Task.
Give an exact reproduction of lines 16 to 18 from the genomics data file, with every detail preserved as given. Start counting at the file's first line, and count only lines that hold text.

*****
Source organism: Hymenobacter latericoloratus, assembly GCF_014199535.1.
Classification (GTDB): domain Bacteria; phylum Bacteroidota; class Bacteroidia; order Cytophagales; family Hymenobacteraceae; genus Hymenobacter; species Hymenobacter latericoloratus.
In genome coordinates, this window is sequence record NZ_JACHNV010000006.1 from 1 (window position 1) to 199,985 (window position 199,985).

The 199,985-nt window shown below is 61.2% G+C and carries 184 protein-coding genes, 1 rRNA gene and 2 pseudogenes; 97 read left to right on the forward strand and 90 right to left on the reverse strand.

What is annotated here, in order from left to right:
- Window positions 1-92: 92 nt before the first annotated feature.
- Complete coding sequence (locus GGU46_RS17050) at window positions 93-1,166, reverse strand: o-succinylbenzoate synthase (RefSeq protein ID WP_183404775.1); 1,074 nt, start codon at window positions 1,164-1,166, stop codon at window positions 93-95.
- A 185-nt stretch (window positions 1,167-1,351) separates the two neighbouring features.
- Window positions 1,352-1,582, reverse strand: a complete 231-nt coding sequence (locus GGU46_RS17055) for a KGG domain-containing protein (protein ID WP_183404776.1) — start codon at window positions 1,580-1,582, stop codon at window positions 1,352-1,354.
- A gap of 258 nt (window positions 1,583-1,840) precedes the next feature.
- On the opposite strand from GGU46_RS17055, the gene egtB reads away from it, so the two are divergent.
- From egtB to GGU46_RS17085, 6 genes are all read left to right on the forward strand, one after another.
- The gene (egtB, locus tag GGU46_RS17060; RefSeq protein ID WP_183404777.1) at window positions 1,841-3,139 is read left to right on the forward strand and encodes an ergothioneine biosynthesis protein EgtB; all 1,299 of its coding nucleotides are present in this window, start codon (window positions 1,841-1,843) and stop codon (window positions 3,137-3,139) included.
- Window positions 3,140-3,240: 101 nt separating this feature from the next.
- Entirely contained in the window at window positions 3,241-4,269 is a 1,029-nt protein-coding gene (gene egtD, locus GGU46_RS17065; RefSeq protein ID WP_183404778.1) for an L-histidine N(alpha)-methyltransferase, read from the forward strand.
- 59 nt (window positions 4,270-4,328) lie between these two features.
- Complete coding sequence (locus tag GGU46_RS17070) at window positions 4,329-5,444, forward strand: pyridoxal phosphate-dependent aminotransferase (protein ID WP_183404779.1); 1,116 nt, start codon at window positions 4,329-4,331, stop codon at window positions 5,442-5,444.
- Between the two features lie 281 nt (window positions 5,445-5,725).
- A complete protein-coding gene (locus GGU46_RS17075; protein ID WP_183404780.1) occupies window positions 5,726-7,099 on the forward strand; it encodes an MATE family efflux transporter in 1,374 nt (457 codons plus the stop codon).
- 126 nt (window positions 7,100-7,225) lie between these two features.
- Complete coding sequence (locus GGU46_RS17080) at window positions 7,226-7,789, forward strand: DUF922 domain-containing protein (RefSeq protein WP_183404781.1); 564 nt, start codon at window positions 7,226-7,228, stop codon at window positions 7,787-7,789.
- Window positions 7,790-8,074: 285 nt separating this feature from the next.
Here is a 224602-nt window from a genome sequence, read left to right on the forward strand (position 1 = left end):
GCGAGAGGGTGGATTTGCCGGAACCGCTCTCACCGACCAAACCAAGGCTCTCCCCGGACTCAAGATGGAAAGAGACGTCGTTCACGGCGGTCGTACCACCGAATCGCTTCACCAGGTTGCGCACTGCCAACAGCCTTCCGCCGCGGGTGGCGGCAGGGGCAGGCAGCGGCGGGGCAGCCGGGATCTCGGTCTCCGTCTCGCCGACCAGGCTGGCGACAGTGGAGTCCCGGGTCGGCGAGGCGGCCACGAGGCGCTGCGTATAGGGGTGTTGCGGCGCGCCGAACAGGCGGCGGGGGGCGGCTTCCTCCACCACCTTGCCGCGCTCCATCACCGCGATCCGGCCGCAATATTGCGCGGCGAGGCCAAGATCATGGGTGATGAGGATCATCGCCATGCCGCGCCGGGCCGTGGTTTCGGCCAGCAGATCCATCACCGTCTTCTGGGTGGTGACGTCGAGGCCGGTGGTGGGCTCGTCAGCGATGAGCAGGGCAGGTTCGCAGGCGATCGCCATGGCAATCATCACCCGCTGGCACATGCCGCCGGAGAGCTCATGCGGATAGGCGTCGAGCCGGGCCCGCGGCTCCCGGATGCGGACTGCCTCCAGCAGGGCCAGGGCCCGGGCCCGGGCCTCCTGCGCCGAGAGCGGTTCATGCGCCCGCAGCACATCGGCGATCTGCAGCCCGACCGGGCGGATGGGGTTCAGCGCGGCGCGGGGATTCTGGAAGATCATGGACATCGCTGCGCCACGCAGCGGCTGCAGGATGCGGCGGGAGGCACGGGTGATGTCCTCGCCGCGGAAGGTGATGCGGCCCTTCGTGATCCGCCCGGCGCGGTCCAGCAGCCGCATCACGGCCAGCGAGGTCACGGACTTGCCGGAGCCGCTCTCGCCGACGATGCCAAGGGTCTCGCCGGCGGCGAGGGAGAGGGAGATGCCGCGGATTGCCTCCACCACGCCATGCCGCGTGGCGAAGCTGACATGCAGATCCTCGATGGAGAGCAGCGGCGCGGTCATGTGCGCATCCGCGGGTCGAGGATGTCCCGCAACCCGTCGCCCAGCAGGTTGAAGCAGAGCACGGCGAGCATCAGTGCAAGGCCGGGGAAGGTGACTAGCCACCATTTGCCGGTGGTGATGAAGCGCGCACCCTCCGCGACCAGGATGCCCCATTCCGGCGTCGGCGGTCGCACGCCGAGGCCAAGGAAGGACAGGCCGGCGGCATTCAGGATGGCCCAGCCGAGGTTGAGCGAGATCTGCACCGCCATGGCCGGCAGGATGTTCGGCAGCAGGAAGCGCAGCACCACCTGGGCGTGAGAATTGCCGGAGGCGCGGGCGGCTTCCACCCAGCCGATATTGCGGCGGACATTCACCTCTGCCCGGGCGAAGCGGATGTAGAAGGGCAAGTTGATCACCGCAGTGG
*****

- 59 nt (window positions 4,270-4,328) lie between these two features.
- Complete coding sequence (locus tag GGU46_RS17070) at window positions 4,329-5,444, forward strand: pyridoxal phosphate-dependent aminotransferase (protein ID WP_183404779.1); 1,116 nt, start codon at window positions 4,329-4,331, stop codon at window positions 5,442-5,444.
- Between the two features lie 281 nt (window positions 5,445-5,725).